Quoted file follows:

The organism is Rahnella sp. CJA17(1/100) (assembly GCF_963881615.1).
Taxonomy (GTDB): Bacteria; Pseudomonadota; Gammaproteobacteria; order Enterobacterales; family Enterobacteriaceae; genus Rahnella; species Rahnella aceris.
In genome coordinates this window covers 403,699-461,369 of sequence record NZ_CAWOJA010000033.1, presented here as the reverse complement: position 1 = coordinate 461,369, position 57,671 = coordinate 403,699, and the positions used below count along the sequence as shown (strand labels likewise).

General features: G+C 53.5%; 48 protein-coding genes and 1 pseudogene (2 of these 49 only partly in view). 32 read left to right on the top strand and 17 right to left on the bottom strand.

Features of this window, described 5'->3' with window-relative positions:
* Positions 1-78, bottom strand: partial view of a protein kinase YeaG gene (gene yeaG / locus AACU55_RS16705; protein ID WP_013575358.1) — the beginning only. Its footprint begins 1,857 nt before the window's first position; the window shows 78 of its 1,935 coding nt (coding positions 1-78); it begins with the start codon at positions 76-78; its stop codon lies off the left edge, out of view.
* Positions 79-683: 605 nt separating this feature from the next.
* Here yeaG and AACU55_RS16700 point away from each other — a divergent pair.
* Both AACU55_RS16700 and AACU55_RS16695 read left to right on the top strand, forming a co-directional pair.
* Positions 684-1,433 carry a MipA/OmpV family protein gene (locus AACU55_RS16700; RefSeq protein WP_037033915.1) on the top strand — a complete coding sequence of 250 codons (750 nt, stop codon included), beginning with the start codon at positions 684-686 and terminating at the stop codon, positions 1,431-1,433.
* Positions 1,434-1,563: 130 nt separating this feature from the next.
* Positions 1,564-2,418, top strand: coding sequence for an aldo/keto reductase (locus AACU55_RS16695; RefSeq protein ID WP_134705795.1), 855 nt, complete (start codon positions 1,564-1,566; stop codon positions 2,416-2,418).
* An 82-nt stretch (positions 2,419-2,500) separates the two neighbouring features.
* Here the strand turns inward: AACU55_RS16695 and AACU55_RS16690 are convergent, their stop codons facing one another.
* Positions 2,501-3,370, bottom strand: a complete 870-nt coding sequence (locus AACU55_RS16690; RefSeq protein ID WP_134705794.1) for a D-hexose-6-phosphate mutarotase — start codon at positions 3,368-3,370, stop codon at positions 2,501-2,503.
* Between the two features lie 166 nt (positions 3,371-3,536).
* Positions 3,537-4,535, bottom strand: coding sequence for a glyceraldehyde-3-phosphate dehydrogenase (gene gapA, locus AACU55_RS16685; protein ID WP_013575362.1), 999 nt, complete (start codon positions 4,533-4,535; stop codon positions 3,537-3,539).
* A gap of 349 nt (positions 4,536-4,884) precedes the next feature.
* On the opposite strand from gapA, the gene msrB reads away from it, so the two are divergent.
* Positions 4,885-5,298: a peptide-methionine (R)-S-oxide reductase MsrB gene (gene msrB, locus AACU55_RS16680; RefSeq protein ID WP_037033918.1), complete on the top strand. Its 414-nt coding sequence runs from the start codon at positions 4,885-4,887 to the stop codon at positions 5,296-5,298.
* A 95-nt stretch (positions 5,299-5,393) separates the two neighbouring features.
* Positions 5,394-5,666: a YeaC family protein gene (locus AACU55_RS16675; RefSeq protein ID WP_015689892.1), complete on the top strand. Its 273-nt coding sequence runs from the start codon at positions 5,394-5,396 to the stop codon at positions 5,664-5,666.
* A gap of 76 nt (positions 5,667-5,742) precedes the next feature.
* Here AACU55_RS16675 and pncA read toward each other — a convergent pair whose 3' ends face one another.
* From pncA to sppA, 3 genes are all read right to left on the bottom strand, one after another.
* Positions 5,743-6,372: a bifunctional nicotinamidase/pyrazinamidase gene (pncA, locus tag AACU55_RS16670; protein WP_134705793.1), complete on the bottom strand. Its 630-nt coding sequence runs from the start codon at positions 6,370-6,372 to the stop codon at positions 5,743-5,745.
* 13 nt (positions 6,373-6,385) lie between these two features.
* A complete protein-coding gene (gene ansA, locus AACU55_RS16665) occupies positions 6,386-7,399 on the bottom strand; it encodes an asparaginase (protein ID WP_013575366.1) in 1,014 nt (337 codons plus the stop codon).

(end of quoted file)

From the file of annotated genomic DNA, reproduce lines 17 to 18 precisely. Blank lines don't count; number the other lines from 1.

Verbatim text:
* Positions 3,537-4,535, bottom strand: coding sequence for a glyceraldehyde-3-phosphate dehydrogenase (gene gapA, locus AACU55_RS16685; protein ID WP_013575362.1), 999 nt, complete (start codon positions 4,533-4,535; stop codon positions 3,537-3,539).
* A gap of 349 nt (positions 4,536-4,884) precedes the next feature.